Long Term Recovery in the GNW
Blue Mountain Region Long Term Recovery Group
In February 2020 the Blue Mountain region suffered its worst flooding in decades. More than 600 families in Washington and Oregon were affected by swollen creeks and rivers. Just as community organizations began to mobilize in response, we were hit by the COVID-19 pandemic. Normally, disaster response involves federal, state, and county representatives physically surveying damage and contacting survivors so they can apply for assistance. While some initial assessments were made, the normal process for assistance was stymied by our inability to meet survivors.
The Blue Mountain Region Long-Term Recovery Group (BMRLTRG) was organized in the wake of this flooding and models a nationwide best practice for recovering from disasters. Our areas of concern include Walla Walla, Columbia, and Umatilla counties, and the Confederated Tribes of the Umatilla Indian Reservation. While our current focus is recovery from flood-related damage, we provide collaborative preparation for any future disasters that may impact the region. This is a coalition of community organizations includes non-profit, faith-based, private sector, community action, foundations, and others.
Just as winter is creeping closer, we are moving into the recovery phase of this disaster. Rebuilding can feel overwhelming, and even though financial aid may be available, it usually is never enough. Involving volunteers allows for funds to be stretched and many times doubled or tripled in value. As volunteers, we strive to serve with compassion and help survivors return to a safe, sanitary, and secure primary residence.
If you are a group leader or an individual interested in volunteering, please visit our Get Involved section of the website to learn how to volunteer. You can also contact Louise Kienzle, OR-ID UMVIM Coordinator.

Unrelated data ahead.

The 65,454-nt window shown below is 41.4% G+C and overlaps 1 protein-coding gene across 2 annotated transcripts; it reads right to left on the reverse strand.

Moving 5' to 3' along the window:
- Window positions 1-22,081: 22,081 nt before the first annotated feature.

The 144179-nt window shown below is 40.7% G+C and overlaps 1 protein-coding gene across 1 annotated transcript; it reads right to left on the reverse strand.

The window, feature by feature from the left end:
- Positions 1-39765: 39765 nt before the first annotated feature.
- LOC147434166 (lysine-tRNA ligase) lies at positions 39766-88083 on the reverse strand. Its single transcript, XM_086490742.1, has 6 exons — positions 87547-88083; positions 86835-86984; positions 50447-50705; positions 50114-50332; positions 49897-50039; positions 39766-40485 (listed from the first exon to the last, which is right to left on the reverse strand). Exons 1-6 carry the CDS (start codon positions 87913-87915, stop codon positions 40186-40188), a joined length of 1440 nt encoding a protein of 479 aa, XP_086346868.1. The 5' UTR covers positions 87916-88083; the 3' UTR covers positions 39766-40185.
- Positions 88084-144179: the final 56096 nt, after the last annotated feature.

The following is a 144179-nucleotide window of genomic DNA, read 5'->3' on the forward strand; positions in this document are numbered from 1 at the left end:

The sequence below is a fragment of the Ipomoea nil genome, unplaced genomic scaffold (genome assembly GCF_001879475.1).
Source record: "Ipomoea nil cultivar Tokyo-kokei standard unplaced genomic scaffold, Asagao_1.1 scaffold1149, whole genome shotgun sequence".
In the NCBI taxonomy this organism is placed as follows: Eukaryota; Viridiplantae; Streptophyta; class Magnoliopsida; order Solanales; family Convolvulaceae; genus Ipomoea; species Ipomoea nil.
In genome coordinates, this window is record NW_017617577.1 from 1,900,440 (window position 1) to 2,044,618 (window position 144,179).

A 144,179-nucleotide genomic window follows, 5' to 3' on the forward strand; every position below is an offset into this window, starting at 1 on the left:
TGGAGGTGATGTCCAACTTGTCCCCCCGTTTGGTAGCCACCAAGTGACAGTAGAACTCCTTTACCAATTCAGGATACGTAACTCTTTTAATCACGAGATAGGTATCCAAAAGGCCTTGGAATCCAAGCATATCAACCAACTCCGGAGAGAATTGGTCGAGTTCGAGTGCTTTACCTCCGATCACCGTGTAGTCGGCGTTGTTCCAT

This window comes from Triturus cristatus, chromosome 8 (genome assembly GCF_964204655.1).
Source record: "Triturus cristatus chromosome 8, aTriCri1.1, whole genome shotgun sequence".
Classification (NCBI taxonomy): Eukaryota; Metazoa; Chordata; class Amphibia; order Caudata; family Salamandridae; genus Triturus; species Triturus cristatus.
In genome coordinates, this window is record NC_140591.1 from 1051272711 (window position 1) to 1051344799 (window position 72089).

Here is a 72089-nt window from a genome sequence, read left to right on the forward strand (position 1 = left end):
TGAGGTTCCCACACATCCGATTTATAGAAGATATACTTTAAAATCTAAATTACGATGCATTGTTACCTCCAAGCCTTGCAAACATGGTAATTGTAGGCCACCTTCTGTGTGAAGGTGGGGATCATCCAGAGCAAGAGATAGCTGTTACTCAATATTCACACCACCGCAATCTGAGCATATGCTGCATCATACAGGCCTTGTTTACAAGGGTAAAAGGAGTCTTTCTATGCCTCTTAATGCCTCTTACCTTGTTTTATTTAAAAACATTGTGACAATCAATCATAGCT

Mission from Home
Is there a need in your local community that is not being met? This could be a food drive, collecting supplies for a detention center, writing cards, cleaning debris, putting up a fence or painting a house. Choose your timeline, one day or many. Invite others to participate. Find an example flyer with other suggestions here.
Exactly the same as a 'regular' mission but different. A Virtual Mission helps teams connect with one another while practicing social distancing, and then when we can gather in community again, it can help us connect with our neighbors. It also allows those that want to know more, learn and build relationships even from a distance.
You may ask, "what does this look like?" Here is a short video from a June Virtual Mission Trip to 'Give Ye Them to Eat' in Puebla, Mexico.
Find out more by contacting your UMVIM Coordinator.
Other Ways to Serve
Lead a mission team with members from your local church or conference. Join a mission team from your local church or conference. Or, participate in opportunities listed below:
Primetimers offers educational and mission service experiences for individuals ages 18 and up. These exciting 5-15 day experiences offer opportunities for educational forums, cross-cultural exposure and faith-filled reflection.